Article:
Origins of
Evil Crafts

Weapons, Astrology, Makeup and Sorcery

Throughout human history, the origins of various practices can be traced back to different civilizations. Weapons, astrology, makeup, sorcery, and necromancy are no exception, having emerged in diverse cultures across the world. Weapons were born out of the necessity for protection and evolved alongside advancements in technology. Astrology developed as early civilizations observed the celestial bodies and sought to understand their influence on human lives. Makeup originated as a means of personal adornment and cultural expression. Sorcery and magic emerged as belief systems intertwining supernatural forces with human existence. Necromancy, the communication with the dead, arose from the complex beliefs surrounding death and the afterlife. Examining the origins of these practices allows us to explore the fascinating tapestry of human civilization and the diverse ways in which cultures have interacted with the world around them.

In The Book of Enoch 

The Book of Enoch is an ancient Jewish religious text that is not considered part of the biblical canon. It contains various accounts and teachings about the origins of evil and the nature of the universe.

In the Book of Enoch, the origins of evil are traced back to the fall of the Watchers, a group of angels who were sent to Earth to watch over humanity. These angels became enamored with human women and began to teach them forbidden knowledge, including the arts of sorcery, weapon-making, and other crafts.

As a result of their disobedience, the Watchers were cast out of heaven and condemned to live on Earth as fallen angels. Their teachings, however, continued to spread among humanity, leading to the proliferation of evil and wickedness in the world.

The Book of Enoch also describes the role of demons in promoting evil and tempting humans to sin. These demons are said to be the offspring of the Watchers and the human women they mated with.

Chapter 8:
1 And Azazel taught men to make swords, and knives, and shields, and breastplates, and made known to them the metals of the earth and the art of working them, and bracelets, and ornaments, and the use of antimony, and the beautifying of the eyelids, and all kinds of costly stones, and all 2 colouring tinctures.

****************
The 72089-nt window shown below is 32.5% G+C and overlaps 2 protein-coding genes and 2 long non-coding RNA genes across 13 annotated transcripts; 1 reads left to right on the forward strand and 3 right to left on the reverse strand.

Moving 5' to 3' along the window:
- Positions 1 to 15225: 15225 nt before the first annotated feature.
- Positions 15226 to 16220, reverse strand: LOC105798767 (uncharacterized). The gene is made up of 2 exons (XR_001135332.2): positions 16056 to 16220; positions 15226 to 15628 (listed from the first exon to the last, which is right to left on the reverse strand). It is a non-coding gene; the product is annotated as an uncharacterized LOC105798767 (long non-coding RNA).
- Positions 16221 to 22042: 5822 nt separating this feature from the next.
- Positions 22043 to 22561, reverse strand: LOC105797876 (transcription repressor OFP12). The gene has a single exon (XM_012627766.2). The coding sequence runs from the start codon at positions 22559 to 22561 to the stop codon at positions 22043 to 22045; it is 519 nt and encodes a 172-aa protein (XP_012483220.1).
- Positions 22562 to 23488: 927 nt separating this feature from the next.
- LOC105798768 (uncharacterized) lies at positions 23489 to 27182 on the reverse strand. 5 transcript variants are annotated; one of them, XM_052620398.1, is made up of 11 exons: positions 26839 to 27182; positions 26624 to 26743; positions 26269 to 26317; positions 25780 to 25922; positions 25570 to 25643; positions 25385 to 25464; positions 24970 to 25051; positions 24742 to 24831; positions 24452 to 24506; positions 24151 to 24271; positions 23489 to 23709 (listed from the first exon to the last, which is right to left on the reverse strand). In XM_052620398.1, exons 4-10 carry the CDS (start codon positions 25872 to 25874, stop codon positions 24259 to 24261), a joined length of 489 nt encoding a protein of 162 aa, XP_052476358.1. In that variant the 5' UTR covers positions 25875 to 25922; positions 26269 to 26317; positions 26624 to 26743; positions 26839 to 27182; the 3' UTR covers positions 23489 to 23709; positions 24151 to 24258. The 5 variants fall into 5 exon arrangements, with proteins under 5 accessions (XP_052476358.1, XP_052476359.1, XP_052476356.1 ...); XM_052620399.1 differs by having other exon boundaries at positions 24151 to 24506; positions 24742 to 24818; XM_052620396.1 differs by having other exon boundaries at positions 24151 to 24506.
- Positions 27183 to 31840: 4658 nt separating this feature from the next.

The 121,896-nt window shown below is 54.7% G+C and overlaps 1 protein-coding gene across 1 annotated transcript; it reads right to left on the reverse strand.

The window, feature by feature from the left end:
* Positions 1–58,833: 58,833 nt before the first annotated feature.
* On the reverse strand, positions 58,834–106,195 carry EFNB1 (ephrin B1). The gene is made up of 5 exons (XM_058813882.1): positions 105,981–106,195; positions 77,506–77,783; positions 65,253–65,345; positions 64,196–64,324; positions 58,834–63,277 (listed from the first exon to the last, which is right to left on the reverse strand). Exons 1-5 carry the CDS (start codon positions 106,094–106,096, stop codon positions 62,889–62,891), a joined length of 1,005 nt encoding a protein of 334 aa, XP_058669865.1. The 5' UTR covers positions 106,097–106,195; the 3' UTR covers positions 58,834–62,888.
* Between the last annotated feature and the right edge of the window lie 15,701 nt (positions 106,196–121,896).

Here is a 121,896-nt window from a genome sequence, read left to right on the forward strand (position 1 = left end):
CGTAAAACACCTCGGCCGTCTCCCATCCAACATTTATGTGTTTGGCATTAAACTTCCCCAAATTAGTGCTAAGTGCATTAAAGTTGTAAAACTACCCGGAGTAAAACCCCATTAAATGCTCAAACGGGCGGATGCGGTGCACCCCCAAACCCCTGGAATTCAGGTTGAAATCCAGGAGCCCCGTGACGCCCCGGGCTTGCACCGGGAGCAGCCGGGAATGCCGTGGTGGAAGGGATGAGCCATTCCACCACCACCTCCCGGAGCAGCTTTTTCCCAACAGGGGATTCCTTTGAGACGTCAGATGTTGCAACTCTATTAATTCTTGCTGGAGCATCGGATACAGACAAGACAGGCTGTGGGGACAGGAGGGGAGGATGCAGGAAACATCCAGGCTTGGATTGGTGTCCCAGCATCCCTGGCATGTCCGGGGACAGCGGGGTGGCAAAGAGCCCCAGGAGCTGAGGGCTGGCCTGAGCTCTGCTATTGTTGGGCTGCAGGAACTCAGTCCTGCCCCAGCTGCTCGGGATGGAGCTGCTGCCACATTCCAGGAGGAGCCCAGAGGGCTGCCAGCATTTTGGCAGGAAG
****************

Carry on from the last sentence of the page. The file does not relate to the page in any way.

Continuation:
And there arose much godlessness, and they committed fornication, and they 3 were led astray, and became corrupt in all their ways. Semjaza taught enchantments, and root-cuttings, 'Armaros the resolving of enchantments, Baraqijal (taught) astrology, Kokabel the constellations, Ezeqeel the knowledge of the clouds, Araqiel the signs of the earth, Shamsiel the signs of the sun, and Sariel the course of the moon. And as men perished, they cried, and their cry went up to heaven . . .

In The Bible

The origins of weapons, astrology, makeup, sorcery, and necromancy are mentioned in various contexts. Let's take a closer look at each one:

It's important to understand that the Bible offers moral teachings and guidelines on various subjects, including the ones mentioned above. The biblical perspective on these topics is rooted in the religious and cultural context of the time, emphasizing the worship of the true God and the avoidance of practices that detract from a faithful relationship with Him.

In Ancient Egypt

In ancient Egypt, weapons, astrology, makeup, sorcery, and necromancy played significant roles in the religious, social, and cultural aspects of the civilization. Here's a brief overview of their origins and significance in ancient Egypt:

It's important to note that while these practices were significant in ancient Egyptian culture, their significance and interpretations may have varied over time and among different social classes. The understanding of these practices is based on archaeological evidence, religious texts, and historical records left by the ancient Egyptians themselves.

Origins Based on Evidence

It's important to note that the precise origins of these practices in ancient Egypt can be challenging to determine with certainty due to the limited available evidence and the long span of Egyptian civilization. However, the archaeological remains, hieroglyphic texts, and depictions on tomb walls provide valuable insights into the development and significance of these practices in ancient Egyptian society.